Photo source: Pretty Cool Ice Cream (above) Eater Chicago (below)

A number of flavors include extra dairy for innovative flavor twists. Examples include Goat Cheese Black Raspberry Swirl, Watermelon Buttermilk and Chicago Mix. The latter was inspired by the iconic caramel and cheddar popcorn mix of Chicago. This stick bar treat is made by dipping salted caramel ice cream in a cheese popcorn shell.

To connect with neighborhood families, when Winnie the Pooh! A Musical Stage Adaptation arrived in the Windy City, Cree developed the kid-sized Silly Old Bear Bar. It is vanilla bean ice cream dipped in a caramel shell with bits of crushed honey comb candy. 

2. The Musket Room in New York City has been a Michelin-starred establishment since 2013. Each week this summer, until the end of August, Executive Pastry Chef Camari Mick is collaborating with a local chef, bartender or food industry personality to develop a new hand-made ice cream sandwich. The event started with Chef JJ Johnson of FieldTrip in Harlem. He created ice cream inspired by jollof rice, with macaron cookies and popped rice. This was followed by Chef Stefano Secchi’s of Rezdora with her brown butter truffle and ricotta ice cream sandwiched between two amaretto cookies. 

Photo source: Musket Room

3. Krispy Kreme is shaking up the ice cream category with its new Original Glazed Soft Serve, a one-of-a-kind ice cream made with ingredients from Krispy Kreme’s proprietary and secret Original Glazed Doughnut recipe, including its iconic glaze flavor, as well as real whole milk. Even the toppings and inclusions are “original,” some made from dehydrated Original Glazed doughnuts. It’s now available in 10 U.S. markets in cups, shakes and waffle cones. 

4. The Princess Cruises gelato shops are now designated as Ospitalità Italiana. They are the first and only locations to offer an authentic Italian gelato experience outside of Italy.

The prestigious Ospitalit√† Italiana designation is issued by the Italian Chamber of Commerce committee, an organization of the Italian government, and confirms that every step of the gelato-making process meets or exceeds a strict set of standards as approved by official Italian auditors and experts, who review the process on a yearly basis. Only gelato shops that attain outstanding quality status are awarded the official Ospitalità Italiana certification.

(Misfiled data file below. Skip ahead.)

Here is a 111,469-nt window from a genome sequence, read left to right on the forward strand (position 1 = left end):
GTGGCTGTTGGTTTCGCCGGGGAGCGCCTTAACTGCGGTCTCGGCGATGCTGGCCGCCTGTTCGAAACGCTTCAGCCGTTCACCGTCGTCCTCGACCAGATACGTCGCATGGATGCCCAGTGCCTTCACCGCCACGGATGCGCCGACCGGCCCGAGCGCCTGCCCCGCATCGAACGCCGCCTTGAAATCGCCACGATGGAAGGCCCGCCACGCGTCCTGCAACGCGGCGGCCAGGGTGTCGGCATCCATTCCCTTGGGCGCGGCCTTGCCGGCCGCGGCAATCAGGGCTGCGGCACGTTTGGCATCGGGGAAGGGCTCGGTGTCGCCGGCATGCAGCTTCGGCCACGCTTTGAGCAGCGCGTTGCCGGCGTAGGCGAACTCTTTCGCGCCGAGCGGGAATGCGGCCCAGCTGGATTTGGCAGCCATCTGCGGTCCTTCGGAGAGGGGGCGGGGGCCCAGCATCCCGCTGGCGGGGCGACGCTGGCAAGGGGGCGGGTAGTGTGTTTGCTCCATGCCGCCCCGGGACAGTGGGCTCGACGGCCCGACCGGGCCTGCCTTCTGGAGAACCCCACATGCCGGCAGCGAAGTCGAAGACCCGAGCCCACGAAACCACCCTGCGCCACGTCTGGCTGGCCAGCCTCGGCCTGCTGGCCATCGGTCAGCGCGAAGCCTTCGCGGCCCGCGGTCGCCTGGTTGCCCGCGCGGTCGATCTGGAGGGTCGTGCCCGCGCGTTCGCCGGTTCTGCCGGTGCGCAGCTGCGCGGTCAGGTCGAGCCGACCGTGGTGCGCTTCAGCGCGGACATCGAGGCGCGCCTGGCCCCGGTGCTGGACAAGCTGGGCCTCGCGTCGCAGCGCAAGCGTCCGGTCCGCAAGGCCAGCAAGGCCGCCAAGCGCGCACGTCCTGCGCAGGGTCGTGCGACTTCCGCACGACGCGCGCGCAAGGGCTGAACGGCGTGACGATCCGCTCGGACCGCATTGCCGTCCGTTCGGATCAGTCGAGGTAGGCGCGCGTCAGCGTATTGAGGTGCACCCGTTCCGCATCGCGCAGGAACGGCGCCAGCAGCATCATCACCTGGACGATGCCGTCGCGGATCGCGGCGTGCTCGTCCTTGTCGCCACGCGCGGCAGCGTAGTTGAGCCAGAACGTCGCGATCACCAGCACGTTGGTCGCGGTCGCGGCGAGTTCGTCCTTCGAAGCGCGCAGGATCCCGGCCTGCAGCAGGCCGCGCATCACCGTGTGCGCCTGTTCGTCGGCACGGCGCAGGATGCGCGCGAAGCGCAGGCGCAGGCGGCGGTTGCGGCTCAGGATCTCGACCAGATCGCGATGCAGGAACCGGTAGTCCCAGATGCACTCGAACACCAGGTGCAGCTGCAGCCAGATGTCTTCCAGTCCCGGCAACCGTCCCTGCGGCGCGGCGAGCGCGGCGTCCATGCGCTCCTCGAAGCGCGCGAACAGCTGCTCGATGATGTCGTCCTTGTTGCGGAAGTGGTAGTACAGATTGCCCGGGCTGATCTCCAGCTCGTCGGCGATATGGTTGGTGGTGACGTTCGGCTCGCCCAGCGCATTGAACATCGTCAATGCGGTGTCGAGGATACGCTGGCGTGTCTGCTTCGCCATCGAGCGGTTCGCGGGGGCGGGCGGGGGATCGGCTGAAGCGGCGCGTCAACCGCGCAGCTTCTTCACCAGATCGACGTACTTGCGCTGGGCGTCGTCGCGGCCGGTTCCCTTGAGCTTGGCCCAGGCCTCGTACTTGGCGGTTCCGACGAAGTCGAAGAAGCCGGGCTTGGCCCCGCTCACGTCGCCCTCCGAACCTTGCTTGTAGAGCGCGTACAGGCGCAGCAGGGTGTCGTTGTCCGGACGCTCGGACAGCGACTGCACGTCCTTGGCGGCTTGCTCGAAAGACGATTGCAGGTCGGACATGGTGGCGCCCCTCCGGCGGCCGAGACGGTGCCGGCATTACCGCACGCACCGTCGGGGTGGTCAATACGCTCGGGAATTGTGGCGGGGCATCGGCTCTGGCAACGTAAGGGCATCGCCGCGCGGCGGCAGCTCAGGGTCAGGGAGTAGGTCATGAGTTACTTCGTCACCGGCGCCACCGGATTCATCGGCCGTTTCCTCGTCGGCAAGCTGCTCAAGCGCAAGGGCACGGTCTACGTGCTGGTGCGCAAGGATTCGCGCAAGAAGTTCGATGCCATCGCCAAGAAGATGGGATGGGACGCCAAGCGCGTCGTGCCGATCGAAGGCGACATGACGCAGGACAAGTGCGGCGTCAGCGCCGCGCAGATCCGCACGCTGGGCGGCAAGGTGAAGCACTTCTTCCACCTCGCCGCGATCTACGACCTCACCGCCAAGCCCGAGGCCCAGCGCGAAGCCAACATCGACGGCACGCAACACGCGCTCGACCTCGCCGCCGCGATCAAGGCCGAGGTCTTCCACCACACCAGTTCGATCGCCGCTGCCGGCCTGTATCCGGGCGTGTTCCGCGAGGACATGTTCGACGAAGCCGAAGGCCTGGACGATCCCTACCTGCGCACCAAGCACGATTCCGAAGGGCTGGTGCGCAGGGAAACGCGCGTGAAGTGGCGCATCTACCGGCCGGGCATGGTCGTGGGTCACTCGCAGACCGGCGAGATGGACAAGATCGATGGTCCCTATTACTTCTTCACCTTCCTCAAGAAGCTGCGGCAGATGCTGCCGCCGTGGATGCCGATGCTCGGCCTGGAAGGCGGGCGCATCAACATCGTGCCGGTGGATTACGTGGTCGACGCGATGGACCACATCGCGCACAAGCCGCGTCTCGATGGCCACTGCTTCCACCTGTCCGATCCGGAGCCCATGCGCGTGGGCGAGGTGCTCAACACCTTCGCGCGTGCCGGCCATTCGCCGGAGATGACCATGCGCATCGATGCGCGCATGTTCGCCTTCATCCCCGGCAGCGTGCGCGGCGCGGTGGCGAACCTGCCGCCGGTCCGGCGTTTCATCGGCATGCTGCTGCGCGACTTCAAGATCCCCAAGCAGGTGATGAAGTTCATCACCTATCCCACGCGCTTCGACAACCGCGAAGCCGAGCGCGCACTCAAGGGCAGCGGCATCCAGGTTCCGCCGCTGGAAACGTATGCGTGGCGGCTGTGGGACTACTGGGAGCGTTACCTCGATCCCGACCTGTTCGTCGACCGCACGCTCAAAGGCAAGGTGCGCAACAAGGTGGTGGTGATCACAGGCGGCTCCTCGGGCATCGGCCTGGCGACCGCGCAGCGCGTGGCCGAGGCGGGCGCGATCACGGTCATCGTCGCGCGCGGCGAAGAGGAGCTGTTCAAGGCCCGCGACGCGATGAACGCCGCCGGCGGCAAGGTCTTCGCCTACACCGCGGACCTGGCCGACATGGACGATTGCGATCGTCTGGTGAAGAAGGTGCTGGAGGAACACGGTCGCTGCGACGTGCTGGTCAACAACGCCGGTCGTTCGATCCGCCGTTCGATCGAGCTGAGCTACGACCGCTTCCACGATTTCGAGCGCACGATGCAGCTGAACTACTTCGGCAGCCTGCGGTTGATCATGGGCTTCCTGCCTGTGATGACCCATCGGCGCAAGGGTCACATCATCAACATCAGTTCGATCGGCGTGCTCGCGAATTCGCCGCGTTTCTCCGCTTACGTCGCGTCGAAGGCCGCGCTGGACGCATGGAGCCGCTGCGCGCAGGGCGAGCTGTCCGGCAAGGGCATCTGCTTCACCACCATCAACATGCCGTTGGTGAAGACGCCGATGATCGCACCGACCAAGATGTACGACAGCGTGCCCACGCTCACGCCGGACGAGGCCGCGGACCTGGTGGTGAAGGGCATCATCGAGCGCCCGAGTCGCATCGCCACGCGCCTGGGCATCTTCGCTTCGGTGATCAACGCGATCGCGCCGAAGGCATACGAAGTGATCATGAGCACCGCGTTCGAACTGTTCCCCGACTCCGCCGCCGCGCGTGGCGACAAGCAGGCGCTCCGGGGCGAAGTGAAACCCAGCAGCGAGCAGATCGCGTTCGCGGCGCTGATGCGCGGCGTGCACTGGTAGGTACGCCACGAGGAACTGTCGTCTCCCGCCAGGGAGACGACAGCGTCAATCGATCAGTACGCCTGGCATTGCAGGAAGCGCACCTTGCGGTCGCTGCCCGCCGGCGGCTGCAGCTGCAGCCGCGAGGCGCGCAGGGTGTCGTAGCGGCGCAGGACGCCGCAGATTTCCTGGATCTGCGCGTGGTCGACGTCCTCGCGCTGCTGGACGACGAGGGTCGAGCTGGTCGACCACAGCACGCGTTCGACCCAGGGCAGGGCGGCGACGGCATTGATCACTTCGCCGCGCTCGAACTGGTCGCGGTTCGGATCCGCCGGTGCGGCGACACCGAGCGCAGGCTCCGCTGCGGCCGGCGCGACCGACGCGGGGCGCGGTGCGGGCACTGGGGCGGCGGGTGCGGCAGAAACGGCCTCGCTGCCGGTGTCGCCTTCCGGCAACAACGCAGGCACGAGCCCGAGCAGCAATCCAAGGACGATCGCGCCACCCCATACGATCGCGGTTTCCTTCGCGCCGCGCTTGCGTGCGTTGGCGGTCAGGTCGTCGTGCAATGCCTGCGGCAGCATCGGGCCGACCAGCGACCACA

(Photo source: Princess Cruises)

Princess Cruises handcrafts its fresh gelato with Italian-certified ingredients and equipment each day in the pastry kitchens onboard the cruise line’s three newest ships. Corporate Pastry chef Eric Le Rouzic trained with Italian chefs at the Gelato Carpigiani University in Bologna and the Gelato Comprital Atheneum in Milano to master the art of making the product. 

According to legend, the recipe for gelato was popularized when architect Bernardo Buontalenti was asked to create a special confection for a member of the Medici noble family in the 16th century. Buontalenti mixed milk, eggs, sugar and extracts in a special machine surrounded by ice and salt, and egg cream-based gelato was born. While it’s creamy, authentic gelato has less butter fat and fewer calories than traditional ice cream. The authentic Italian ingredients are combined with Princess’ freshly sourced fruit and is made each day with whole milk. As a result, a scoop of its gelato is 80 to 100 calories. Guests can choose from a variety of flavors, including Fior di Latte (vanilla), Cioccolato (chocolate), Tiramisu, Nutella and Caramello Salato (salted caramel). 


(Photo source: 1-900-ICE-CREAM)

5. 1-900-ICE-CREAM creates and produces innovative ice cream flavors on a weekly basis. The schedule goes like this. On Monday, the staff identifies three to six new flavors for the week. Monday through Friday they make the ice cream in their factory in Kensington, Pa. As ice cream flavors are finished, they are delivered to nearby scoop shops that serve as their retail channel. Depending on available stock, they also ship nationally. (Note how lids state the date of production.) 

And here's my hometown bonus: The Rainbow Cone has been a Chicago favorite since 1926. It’s a stack of five flavors: Orange Sherbet, Pistachio, Palmer House (New York vanilla with cherries and walnuts), Strawberry and Chocolate. 
(Photo source: The Rainbow Cone)

The ice cream is sliced--not scooped--into a cone or a cup. This almost-100-year old family-owned company has more trucks and kiosks around Chicago than ever before, including this truck at (free) Lincoln Park Zoo located along the lakefront, not too far from where many IFTers will be staying when in town for IFT First, July 10 to 13. Hope to see you there.